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THE NATION

Texas town ordered to give up land for border fence

January 17, 2008|From the Associated Press

WASHINGTON — Leaders in a small Texas border city said Wednesday that they felt blindsided after learning that a judge had ordered public land turned over temporarily to the federal government as it works on a fence along the border with Mexico.

U.S. District Judge Alia Moses Ludlum ordered Eagle Pass to surrender 233 acres of city-owned land. The Justice Department had sued for access to the land Monday. Ludlum's ruling came the same day, before the city could muster a challenge.

The Homeland Security Department is trying to build 370 miles of border fence by the end of the year. A law signed by President Bush in October and supported by both of Texas' U.S. senators mandated a total of 700 miles of fence along the border.

The government had warned the city, which opposes the fence, that it would sue under eminent domain laws to secure access to the land. The judge's order, issued in the Texas Western District Court, Del Rio division, said the United States was entitled to possession or control of the property for 180 days.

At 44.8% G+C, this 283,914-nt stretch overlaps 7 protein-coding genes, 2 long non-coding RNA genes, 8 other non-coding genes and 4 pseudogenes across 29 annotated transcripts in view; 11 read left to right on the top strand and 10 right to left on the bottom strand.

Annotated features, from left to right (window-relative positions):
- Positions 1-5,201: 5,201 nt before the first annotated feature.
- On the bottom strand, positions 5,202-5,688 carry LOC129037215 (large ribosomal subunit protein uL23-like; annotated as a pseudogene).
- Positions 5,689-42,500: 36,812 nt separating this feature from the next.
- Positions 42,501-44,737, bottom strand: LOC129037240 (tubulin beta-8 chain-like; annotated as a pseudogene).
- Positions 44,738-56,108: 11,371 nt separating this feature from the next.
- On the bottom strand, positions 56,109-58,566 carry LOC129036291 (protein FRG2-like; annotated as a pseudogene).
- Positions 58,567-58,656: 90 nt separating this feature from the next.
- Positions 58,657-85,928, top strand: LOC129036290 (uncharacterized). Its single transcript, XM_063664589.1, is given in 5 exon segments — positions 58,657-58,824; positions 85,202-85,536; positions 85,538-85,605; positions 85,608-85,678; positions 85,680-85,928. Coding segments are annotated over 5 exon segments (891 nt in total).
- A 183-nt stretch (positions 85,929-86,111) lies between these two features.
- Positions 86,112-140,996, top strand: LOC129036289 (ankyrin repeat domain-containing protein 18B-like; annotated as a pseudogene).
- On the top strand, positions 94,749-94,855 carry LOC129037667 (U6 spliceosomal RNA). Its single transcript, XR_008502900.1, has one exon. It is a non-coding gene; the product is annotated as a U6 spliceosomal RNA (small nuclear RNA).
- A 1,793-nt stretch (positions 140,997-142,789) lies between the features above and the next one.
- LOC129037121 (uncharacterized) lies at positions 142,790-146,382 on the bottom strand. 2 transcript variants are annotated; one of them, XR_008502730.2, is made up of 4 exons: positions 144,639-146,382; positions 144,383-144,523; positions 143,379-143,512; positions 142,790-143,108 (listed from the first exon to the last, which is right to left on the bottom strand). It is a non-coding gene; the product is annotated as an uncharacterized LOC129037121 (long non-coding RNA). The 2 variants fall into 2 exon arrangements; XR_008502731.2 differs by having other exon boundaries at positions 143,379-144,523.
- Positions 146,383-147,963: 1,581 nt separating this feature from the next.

"Well, that seems a little heavy-handed," Eagle Pass Mayor Chad Foster said Wednesday.

Foster is chairman of the Texas Border Coalition, a group of border mayors, city officials and business leaders who oppose the government's border fence plans and have complained that they haven't had enough input on the effects of the fence on their communities.

Foster said he was confused by the "aggressive action" because city attorneys had been drafting paperwork for an easement for federal officials to build a road and erect 15 light towers along the border on city land.

Such swift rulings are typical in land condemnation cases involving the federal government, said H. Dixon Montague, a lawyer specializing in land condemnation and use with Vinson & Elkins law firm in Houston.

The judge can rule as soon as the federal government has notified the court that money is available to compensate the owner for using the land, Montague said.

The Justice Department is expected to file more than 100 lawsuits against landowners in Texas, Arizona and California.

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